French Car Companies to Storm German Market

By Brendan Moore

09.12.2007

Frankfurt: Renault, Peugeot and Citroen are making it clear at the Frankfurt Auto Show that they are going after the German market hammer and tongs. The German market is the both the biggest and most profitable market in Europe and the German market’s demanding consumers are simultaneously affluent and cost-conscious. German buyers are the ones that set the standards for the rest of Europe in terms of a car’s performance, technology level, handling and comfort options. Basically, to lift a phrase from the song “New York, New York”, if you can make it here, you can make it anywhere, at least as far as Europe is concerned.

Renault Laguna

Renault has even gone so far as to state at the Frankfurt show that the new Renault Laguna was designed specifically to please and delight the German consumer. It is the company’s first effort in the market segment for cars that cost over 27,000 euros ($37,400 USD).

“Our German marketing man was present at all main meetings that I presided for this car,” Renault CEO Carlos Ghosn said. “He told us what he believed the German buyer would expect and like.””The Laguna is very important here in Germany. There will be no improvement in the image of Renault if we don’t succeed in Germany,” Renault Patrick Pelata stated during a briefing here at the IAA.”We do not have big ambitions in volumes but a very big ambition in terms of quality,” he said. “If we succeed with Laguna, we will also succeed with the new Megane and the new Espace,” he added, referring to Renault’s biggest-selling mass-market model and its large MPV.

Renault’s dealers in Germany have suffered mightily over the last two years because of product drought, but the company went to great lengths to point out that 12 new models would be introduced in Germany over the next 12 months, thereby ending the drought with a flood.

Over at PSA/Peugeot-Citroen, CEO Christian Streiff was singing from the same hymn book, but more loudly, as he not only expressed the desire to move more product in Germany, but also declared that he intended to use the German auto industry as a role model for the changes needed at the chronically under-achieving PSA.

As an example of this push, Citroen Managing Director Gilles Michel is leading a so-called “Germany Plan” for the group as well as heading a linked drive to improve after-sales services for the carmaker as a whole. As Germany goes, the rest of the company will follow.

Citroen C6

The company intends to use the Citroen C6 as a way to wedge itself back into the German luxury car market, but so far sales have not met expectations. The large C6 has met with mixed reviews all over Europe to this point. It is a car that is not for everyone, but a car that engenders strong affection among its owners.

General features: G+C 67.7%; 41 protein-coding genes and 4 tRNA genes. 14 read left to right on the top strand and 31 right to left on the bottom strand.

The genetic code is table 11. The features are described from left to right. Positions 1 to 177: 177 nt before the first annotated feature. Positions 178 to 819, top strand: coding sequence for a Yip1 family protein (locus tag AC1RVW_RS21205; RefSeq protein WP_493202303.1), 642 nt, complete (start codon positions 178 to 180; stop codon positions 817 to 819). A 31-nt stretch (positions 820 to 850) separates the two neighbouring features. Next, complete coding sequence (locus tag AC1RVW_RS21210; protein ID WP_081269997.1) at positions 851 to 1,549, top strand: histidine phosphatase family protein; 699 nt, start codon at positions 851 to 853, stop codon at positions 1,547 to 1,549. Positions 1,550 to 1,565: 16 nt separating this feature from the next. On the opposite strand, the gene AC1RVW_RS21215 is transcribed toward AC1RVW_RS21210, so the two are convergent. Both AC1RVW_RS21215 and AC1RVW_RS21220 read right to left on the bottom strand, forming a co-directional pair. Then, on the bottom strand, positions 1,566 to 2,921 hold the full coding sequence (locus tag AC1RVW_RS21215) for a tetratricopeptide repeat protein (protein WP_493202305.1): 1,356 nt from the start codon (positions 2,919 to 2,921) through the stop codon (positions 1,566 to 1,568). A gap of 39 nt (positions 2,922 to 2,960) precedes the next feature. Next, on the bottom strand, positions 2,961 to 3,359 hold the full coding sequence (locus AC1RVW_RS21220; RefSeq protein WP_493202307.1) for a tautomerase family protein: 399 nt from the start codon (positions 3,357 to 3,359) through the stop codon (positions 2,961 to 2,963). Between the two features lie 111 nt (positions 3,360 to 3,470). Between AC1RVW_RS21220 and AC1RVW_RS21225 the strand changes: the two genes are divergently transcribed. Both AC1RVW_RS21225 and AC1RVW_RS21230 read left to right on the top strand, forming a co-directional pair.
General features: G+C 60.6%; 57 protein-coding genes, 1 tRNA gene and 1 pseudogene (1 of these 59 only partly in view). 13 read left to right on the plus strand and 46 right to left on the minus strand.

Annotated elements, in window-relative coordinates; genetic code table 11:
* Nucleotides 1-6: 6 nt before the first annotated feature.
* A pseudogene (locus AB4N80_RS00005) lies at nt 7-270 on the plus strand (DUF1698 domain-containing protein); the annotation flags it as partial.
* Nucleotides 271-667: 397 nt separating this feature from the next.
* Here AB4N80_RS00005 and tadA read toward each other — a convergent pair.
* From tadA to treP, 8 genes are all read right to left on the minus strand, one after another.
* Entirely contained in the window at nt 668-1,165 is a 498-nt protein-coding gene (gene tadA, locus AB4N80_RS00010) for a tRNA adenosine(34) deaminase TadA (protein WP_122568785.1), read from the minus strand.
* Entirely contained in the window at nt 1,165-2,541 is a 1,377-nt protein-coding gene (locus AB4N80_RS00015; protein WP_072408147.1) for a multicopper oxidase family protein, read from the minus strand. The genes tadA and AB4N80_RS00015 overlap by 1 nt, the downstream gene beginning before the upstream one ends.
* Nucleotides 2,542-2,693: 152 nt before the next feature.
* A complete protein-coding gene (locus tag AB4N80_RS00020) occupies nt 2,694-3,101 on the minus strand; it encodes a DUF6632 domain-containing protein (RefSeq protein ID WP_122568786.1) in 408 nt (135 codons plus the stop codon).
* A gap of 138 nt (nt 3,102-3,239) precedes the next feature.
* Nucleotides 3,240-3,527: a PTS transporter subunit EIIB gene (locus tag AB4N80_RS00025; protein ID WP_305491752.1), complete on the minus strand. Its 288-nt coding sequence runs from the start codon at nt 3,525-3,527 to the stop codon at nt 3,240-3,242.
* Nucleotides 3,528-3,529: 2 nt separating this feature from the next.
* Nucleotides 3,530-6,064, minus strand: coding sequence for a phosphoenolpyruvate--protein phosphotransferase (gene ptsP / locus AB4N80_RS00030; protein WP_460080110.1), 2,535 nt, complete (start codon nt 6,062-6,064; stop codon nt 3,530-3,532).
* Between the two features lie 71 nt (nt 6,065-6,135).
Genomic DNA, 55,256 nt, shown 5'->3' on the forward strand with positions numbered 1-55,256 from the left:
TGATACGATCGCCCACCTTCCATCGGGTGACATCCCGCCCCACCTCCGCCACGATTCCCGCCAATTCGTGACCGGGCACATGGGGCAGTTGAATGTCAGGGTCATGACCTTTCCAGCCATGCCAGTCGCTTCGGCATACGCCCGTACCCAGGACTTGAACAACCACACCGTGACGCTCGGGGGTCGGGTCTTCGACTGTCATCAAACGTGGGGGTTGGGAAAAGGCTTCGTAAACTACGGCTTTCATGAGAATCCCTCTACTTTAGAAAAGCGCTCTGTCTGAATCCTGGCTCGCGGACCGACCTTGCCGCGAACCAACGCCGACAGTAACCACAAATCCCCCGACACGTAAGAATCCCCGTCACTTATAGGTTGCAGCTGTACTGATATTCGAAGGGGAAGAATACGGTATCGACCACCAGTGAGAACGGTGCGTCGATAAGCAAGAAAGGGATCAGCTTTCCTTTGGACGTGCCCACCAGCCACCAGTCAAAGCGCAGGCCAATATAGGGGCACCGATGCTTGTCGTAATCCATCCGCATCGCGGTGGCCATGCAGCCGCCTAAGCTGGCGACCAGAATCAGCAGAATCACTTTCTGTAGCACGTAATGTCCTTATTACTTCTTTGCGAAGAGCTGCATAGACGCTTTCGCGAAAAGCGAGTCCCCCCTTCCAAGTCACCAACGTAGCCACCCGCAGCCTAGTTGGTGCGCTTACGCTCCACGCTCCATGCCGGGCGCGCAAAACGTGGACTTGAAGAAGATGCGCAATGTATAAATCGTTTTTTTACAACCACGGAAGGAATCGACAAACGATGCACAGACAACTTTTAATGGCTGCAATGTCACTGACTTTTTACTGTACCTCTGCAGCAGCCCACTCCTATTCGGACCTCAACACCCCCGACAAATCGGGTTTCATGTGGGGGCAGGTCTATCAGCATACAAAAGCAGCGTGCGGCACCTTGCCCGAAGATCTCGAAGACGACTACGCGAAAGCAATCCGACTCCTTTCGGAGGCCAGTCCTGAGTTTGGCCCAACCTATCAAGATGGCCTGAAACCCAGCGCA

Almost as if to accentuate that fact, Michel stated that although Citroen is going do its best to sell more cars in Germany, Citroen will always remain a French car designed to meet French sensibilities. He said the Citroen has no intention of trying to make a German car.

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Author: Brendan Moore

Brendan Moore is a Principal Consultant with Cedar Point Consulting , a management consulting practice based in the Washington, DC area. He also manages Autosavant Consulting, a separate practice within Cedar Point Consulting. where he advises businesses connected to the auto industry. Cedar Point Consulting can be found at http://www.cedarpointconsulting.com.

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7 Comments

  1. If the German is that tough, does that mean that the American market is even tougher, since none of the French car companies are here in the American market?

  2. The American market is the toughest market in the world because of it’s size and the competition. It’s not because the majority of people that buy cars here are as discerning as the majority of German buyers.

  3. French cars are best appreciated by French people so I think they should just keep them over there. Don’t want them in America.

  4. The French will meet defeat in the German market

  5. I just can’t see a French car putting up big numbers in Germany. The Germans like German cars, then Italian cars, then Japanese cars. French cars have a tough time here. Peugeot sedans were fairly popular here in the Sixties, Seventies and Eighties, but that has pretty much gone away at this point.

  6. Don’t like German cars at all. too stodgy, lacking style. French carmakers are now making the best cars in the world. Small-minded Americans will miss the boat again.

  7. I want to buy a French car here in America. Let’s get them over here ASAP!

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